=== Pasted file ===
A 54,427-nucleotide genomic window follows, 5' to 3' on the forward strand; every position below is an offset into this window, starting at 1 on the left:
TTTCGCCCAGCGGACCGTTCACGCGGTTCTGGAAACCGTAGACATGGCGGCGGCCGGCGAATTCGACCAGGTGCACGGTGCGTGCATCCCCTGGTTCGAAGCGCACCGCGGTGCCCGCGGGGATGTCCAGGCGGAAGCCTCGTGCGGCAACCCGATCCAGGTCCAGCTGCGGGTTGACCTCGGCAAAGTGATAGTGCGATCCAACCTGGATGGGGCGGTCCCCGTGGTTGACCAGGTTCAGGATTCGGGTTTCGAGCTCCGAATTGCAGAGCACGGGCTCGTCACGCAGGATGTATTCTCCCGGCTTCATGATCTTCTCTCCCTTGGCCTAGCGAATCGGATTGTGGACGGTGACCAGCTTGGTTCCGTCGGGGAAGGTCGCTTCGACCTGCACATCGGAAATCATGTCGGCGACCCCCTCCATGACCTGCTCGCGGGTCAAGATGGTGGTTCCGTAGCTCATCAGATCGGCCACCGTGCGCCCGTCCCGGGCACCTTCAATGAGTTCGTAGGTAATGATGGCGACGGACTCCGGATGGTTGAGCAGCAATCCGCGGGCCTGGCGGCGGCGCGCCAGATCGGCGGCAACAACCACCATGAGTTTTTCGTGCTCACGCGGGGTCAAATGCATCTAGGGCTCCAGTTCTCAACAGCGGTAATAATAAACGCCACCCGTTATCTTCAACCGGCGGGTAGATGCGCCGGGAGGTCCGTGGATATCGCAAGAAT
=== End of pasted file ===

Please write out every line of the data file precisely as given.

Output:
A 54,427-nucleotide genomic window follows, 5' to 3' on the forward strand; every position below is an offset into this window, starting at 1 on the left:
TTTCGCCCAGCGGACCGTTCACGCGGTTCTGGAAACCGTAGACATGGCGGCGGCCGGCGAATTCGACCAGGTGCACGGTGCGTGCATCCCCTGGTTCGAAGCGCACCGCGGTGCCCGCGGGGATGTCCAGGCGGAAGCCTCGTGCGGCAACCCGATCCAGGTCCAGCTGCGGGTTGACCTCGGCAAAGTGATAGTGCGATCCAACCTGGATGGGGCGGTCCCCGTGGTTGACCAGGTTCAGGATTCGGGTTTCGAGCTCCGAATTGCAGAGCACGGGCTCGTCACGCAGGATGTATTCTCCCGGCTTCATGATCTTCTCTCCCTTGGCCTAGCGAATCGGATTGTGGACGGTGACCAGCTTGGTTCCGTCGGGGAAGGTCGCTTCGACCTGCACATCGGAAATCATGTCGGCGACCCCCTCCATGACCTGCTCGCGGGTCAAGATGGTGGTTCCGTAGCTCATCAGATCGGCCACCGTGCGCCCGTCCCGGGCACCTTCAATGAGTTCGTAGGTAATGATGGCGACGGACTCCGGATGGTTGAGCAGCAATCCGCGGGCCTGGCGGCGGCGCGCCAGATCGGCGGCAACAACCACCATGAGTTTTTCGTGCTCACGCGGGGTCAAATGCATCTAGGGCTCCAGTTCTCAACAGCGGTAATAATAAACGCCACCCGTTATCTTCAACCGGCGGGTAGATGCGCCGGGAGGTCCGTGGATATCGCAAGAAT